Jack Martin, a signaler with the 122nd brigade, will be going forward soon after midnight.

This afternoon we were all ordered to pack everything in our valises, except fighting kit, and hand them to the care of the QM… I joined the Forward Party and moved up the line.

…It was a wretched night–the strain of waiting was great–our guns were going continually–Fritz was ‘nervy’…

Crowded into a forward trench, the men now have to endure bombardment from the German artillery which, although the extent of the underground preparations seem not to have been guessed, must realize that some sort of attack is in the offing.

I was crouched down in the trench with my back to Jerry when a small shell landed almost on the parapet a matter of only inches from my head. The trench came in on top of me, and, but for the fact that it was strongly revetted, I should have been completely buried. When the smoke and dirt had cleared away, the other fellows were surprised to see me pick myself up unhurt. Aitken said, ‘That one had got your name on it, Joe,’ ‘Yes,’ I replied,’ but it was the wrong number.’ It gave me a terrible shaking but it might have been worse.[2]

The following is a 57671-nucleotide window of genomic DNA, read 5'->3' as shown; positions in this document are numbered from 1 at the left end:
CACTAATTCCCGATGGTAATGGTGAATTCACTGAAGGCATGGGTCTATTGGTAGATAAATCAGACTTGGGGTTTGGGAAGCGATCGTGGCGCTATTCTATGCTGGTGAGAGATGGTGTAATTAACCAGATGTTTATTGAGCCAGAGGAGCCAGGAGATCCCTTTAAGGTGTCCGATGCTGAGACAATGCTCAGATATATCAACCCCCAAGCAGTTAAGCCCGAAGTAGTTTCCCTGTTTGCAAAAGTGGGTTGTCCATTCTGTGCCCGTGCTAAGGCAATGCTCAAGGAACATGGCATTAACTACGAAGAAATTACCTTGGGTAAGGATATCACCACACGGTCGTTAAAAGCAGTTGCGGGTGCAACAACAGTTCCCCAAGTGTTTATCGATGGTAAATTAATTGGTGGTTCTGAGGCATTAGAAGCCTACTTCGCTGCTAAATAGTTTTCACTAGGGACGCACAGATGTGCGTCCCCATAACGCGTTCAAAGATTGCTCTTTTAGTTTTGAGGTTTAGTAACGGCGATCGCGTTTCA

Henry Williamson is safe behind the lines on the now-quiet Somme front, but he has sent his alter ego north, and placed him behind the lines at Messines. The talk in the transport section of Phillip Maddison’s turned somewhat morbid. Never mind that thousands of Germans were about to die and thousands of British infantry go over the top–the transport men, though currently fairly safe, have to bring up ammunition through an interdiction barrage. They too are frightened, and they begin to talk of their mothers. Phillip, even though he is so close to the place his courage failed in 1914, decides that he feels confident–because “he himself had broken away” from his mother and because he has the love of the faithful Lily: “if he hadn’t the thought of Lily to keep him going, he would be windy himself.”

With nothing to do as midnight passes and with his confidence buoyed both by the love of Lily and by his assessment–rather perceptive, this–that the German counter-barrage will be enfeebled and directed elsewhere, Phillip begins to contemplate a walk toward the front…[3]